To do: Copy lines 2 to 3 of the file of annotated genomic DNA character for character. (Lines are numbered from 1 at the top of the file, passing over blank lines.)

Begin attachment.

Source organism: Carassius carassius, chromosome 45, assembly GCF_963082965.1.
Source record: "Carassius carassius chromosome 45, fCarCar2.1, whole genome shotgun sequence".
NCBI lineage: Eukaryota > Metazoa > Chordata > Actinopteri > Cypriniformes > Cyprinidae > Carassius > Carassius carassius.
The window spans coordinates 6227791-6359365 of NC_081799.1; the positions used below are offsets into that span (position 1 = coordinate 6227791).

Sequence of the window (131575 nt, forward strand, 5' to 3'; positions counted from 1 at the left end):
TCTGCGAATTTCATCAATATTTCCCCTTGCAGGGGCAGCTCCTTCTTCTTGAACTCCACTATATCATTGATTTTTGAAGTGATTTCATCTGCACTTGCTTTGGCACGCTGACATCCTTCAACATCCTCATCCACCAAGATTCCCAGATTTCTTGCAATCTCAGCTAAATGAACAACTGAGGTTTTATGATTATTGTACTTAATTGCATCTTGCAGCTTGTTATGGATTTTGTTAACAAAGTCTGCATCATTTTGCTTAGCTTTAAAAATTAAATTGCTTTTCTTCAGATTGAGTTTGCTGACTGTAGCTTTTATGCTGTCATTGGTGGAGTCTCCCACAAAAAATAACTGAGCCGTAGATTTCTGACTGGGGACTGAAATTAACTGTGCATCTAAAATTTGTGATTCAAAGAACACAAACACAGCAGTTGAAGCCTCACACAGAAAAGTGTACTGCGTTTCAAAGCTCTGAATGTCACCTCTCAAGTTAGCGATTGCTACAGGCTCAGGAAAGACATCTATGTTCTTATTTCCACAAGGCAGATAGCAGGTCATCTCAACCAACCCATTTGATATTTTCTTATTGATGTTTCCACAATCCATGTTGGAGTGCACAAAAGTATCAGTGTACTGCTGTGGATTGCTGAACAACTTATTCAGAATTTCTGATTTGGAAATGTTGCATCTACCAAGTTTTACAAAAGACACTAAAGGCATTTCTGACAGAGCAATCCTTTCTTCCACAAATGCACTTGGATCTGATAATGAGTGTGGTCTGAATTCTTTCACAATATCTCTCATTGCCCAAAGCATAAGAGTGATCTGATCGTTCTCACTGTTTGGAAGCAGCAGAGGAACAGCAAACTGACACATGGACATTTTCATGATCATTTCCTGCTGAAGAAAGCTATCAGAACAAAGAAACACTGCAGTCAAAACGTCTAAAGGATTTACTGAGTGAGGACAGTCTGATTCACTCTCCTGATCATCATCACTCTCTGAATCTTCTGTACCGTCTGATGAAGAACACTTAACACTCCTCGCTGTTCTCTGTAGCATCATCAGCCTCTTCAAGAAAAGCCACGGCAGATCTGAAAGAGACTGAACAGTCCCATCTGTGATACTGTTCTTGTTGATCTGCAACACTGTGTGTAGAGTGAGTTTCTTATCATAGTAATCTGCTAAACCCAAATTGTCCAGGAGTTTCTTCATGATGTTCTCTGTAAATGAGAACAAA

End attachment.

Source record: "Carassius carassius chromosome 45, fCarCar2.1, whole genome shotgun sequence".
NCBI lineage: Eukaryota > Metazoa > Chordata > Actinopteri > Cypriniformes > Cyprinidae > Carassius > Carassius carassius.